Here is a fairly comprehensive list of complaints against the current GOP from Bill Quick at Daily Pundit, via Dan Drezner and Glenn Reynolds (saw it at InstaPundit first but did not decide to blog on it until now.) Quick saves his harshest attack until the end,
There are many others, but these will do for starters. The Republicans are no longer the party of small, limited government, fiscal sanity, states and individual rights, and the Constitution. In their own way, they have become as bloated, hypocritical, invasive, and spendthrift as much of the worst the Democrats have to offer.
Now, I might suggest that in many ways, those he is talking about are the ones you find on Capital Hill and not the man or woman on the street that consider themself a Republican. But one does have to worry given the recent explosion of the "theocrat" notion (and tenor of speech) of many that came out against the Florida State courts and for more federal and executive intervention in the Schiavo case. In fact, Glenn Reynolds has some wise words for those that went that route,
...here's some advice, very similar to advice I gave to the antiwar movement: If you don't want to be confused with a movement led by theocrats, don't let actual theocrats be seen as your spokesmen. It may be impossible to shut Randall Terry up -- though if I were Karl Rove, I would have tried really hard -- but he needs to be loudly and regularly denounced as a nut. Otherwise you're in the same boat as lefties who don't want to be identified with Ward Churchill, but happily use him when they want to draw a crowd.
Really the same theory that many of us pro-war individuals have been saying for years now regarding Islam - more moderate Muslims need to stand up and be counted to show the world that on it's face, Islam is not about be-headings and suicide bombings. But for those uninformed, one set can quickly be consumed by the other if clear parameters are not set up. Check out the links in Glenn's post as well.
So, the GOP has developed an image problem, once again. And to counter that, those of us that find ourselves voting for the party, and believe in the big tent mentality, need to stand up and be counted. Of all of the points Quick made about the current GOP, only one directly influenced the War in Iraq and two others, perhaps three, might deleteriously effect the more general war against Islamic terrorists. The others were complaining about a direction the GOP has been going in for years.
GOP Congressman and Senators don't seem any more inclined to reduce the size of the Federal government anymore than their Democrat counterparts. Sure, they talk about it. But when the time comes for action, they can't help it to try and add that one last little pork item in some omnibus bill. They hem and haw about how Democrats have sidelined the judicial nominee process but are not willing to make the real effort it would take to end filibusters as they have historically been ended, though neither party really is, and this might be part of the problem.
I think what it really comes down to is a certain comfort (and power) that comes with gaining a seat in government that makes it almost impossible to actually act on principle anymore, not if that principle will risk not getting re-elected. Recall that our founders felt that service in the government was just that, a service and not a privilege. It should not be seen as something for a lifetime vocation a la Strom Thurmond, Jesse Helms and Robert Byrd. But all too often, it is. It accounts for much of the pandering both parties do for their base.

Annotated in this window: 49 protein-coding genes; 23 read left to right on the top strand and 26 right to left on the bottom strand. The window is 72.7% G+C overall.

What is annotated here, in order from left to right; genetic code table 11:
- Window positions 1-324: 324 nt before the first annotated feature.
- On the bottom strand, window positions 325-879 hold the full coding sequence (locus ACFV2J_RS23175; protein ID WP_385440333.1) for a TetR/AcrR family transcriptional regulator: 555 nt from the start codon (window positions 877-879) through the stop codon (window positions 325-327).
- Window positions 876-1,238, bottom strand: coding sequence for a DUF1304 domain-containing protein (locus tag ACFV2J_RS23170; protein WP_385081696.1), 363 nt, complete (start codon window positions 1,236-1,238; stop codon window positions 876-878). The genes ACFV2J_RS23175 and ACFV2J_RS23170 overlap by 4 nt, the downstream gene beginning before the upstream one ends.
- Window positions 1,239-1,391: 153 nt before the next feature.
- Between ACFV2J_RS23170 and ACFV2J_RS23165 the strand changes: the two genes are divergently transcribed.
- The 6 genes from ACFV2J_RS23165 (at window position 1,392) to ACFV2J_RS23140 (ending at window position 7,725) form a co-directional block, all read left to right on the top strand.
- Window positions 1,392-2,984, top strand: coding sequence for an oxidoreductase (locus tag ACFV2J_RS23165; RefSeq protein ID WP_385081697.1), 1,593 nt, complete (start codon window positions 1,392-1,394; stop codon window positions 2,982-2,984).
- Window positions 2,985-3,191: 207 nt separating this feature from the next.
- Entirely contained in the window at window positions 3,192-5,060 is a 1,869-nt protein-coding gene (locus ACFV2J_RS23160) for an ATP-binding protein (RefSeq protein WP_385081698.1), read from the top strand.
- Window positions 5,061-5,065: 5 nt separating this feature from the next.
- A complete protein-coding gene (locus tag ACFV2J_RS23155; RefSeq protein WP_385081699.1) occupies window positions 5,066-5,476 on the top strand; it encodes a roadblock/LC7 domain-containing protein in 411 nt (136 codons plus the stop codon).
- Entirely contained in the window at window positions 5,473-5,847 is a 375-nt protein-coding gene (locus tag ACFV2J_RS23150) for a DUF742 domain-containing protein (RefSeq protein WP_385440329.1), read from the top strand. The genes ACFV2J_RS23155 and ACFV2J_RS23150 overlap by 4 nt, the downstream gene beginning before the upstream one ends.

However, in the end, I am willing to put up with some of it as long as my basic requirements for a public official are met and as far as the war against terrorism, I feel that it is going as well as could be expected given the sure set backs that any sane man would have assumed would occur. But as I wrote recently in another post regarding libertarians and social conservatives,
I will be interested in following this as it plays out, but in the end I stand by my big tent theory...but only if it yields a smaller and more manageable government, more freedoms and liberty for the citizens of the country and a strong foreign policy. The minute I cannot trust a party to keep those major ideals, the minute I look around for another.
And I still feel that way. So, strong foreign policy yields one "yes" check for the current GOP. Smaller and more manageable government seems a "no" at this juncture. And the freedoms and liberty thing? Well, though I don't have the problem that others do with The Patriot Act, reasonable minds can certainly disagree about how that effects civil liberties. And if social conservatives, or more accurately religious rightists continue to try and legislate social behavior than I'd say that's two out of three against the GOP.
Doesn't mean I'm moving to the Dems, as the final tally has yet to be added up for the above (nor would I anyway as they are certainly no better in any of the departments.) But it does mean that Quick may be on to something I also considered before the election. Perhaps it is time for a centrist party advocating what a large section of moderate conservatives believe in (and a good many moderate liberals as well) - fiscal conservatism with a more libertarian social belief. But then, third parties don't work very well in this country. Though to play devil's advocate - neither of today's current parties have been around since the beginning. Parties come and go - it's the beliefs that remain. If neither of the current parties hold the beliefs of the majority of citizens anymore, we will all jump both ships and find the one that actually floats. Only time will tell if such happens, but it may not be far off. That is all.